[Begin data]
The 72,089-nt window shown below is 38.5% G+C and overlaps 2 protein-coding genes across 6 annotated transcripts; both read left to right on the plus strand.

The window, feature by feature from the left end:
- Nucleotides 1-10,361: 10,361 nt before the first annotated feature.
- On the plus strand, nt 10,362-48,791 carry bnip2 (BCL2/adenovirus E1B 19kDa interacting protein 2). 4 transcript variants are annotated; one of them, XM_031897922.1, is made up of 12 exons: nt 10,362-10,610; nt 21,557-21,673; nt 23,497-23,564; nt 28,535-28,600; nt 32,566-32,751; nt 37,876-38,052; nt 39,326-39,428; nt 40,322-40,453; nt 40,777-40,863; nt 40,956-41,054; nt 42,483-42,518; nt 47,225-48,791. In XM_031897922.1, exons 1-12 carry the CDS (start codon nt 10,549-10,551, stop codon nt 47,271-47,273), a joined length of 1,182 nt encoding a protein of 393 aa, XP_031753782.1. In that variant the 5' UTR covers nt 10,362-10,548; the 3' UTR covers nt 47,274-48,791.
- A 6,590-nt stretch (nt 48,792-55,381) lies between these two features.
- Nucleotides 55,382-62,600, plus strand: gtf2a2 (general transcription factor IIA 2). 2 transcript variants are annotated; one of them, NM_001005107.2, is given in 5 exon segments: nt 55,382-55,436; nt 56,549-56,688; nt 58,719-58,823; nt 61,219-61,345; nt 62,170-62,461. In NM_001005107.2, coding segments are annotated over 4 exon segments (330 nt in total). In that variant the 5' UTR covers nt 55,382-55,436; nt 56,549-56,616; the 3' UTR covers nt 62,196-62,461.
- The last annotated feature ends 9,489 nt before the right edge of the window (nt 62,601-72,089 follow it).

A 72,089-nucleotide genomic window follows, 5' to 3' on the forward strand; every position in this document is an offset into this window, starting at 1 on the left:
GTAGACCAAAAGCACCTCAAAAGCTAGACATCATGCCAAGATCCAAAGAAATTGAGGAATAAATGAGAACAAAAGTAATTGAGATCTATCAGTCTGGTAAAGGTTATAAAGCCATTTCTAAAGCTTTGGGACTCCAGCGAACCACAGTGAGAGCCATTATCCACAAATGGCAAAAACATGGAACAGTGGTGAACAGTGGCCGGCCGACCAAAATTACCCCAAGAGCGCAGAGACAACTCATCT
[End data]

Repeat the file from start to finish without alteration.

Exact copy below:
The 72,089-nt window shown below is 38.5% G+C and overlaps 2 protein-coding genes across 6 annotated transcripts; both read left to right on the plus strand.

The window, feature by feature from the left end:
- Nucleotides 1-10,361: 10,361 nt before the first annotated feature.
- On the plus strand, nt 10,362-48,791 carry bnip2 (BCL2/adenovirus E1B 19kDa interacting protein 2). 4 transcript variants are annotated; one of them, XM_031897922.1, is made up of 12 exons: nt 10,362-10,610; nt 21,557-21,673; nt 23,497-23,564; nt 28,535-28,600; nt 32,566-32,751; nt 37,876-38,052; nt 39,326-39,428; nt 40,322-40,453; nt 40,777-40,863; nt 40,956-41,054; nt 42,483-42,518; nt 47,225-48,791. In XM_031897922.1, exons 1-12 carry the CDS (start codon nt 10,549-10,551, stop codon nt 47,271-47,273), a joined length of 1,182 nt encoding a protein of 393 aa, XP_031753782.1. In that variant the 5' UTR covers nt 10,362-10,548; the 3' UTR covers nt 47,274-48,791.
- A 6,590-nt stretch (nt 48,792-55,381) lies between these two features.
- Nucleotides 55,382-62,600, plus strand: gtf2a2 (general transcription factor IIA 2). 2 transcript variants are annotated; one of them, NM_001005107.2, is given in 5 exon segments: nt 55,382-55,436; nt 56,549-56,688; nt 58,719-58,823; nt 61,219-61,345; nt 62,170-62,461. In NM_001005107.2, coding segments are annotated over 4 exon segments (330 nt in total). In that variant the 5' UTR covers nt 55,382-55,436; nt 56,549-56,616; the 3' UTR covers nt 62,196-62,461.
- The last annotated feature ends 9,489 nt before the right edge of the window (nt 62,601-72,089 follow it).

A 72,089-nucleotide genomic window follows, 5' to 3' on the forward strand; every position in this document is an offset into this window, starting at 1 on the left:
GTAGACCAAAAGCACCTCAAAAGCTAGACATCATGCCAAGATCCAAAGAAATTGAGGAATAAATGAGAACAAAAGTAATTGAGATCTATCAGTCTGGTAAAGGTTATAAAGCCATTTCTAAAGCTTTGGGACTCCAGCGAACCACAGTGAGAGCCATTATCCACAAATGGCAAAAACATGGAACAGTGGTGAACAGTGGCCGGCCGACCAAAATTACCCCAAGAGCGCAGAGACAACTCATCT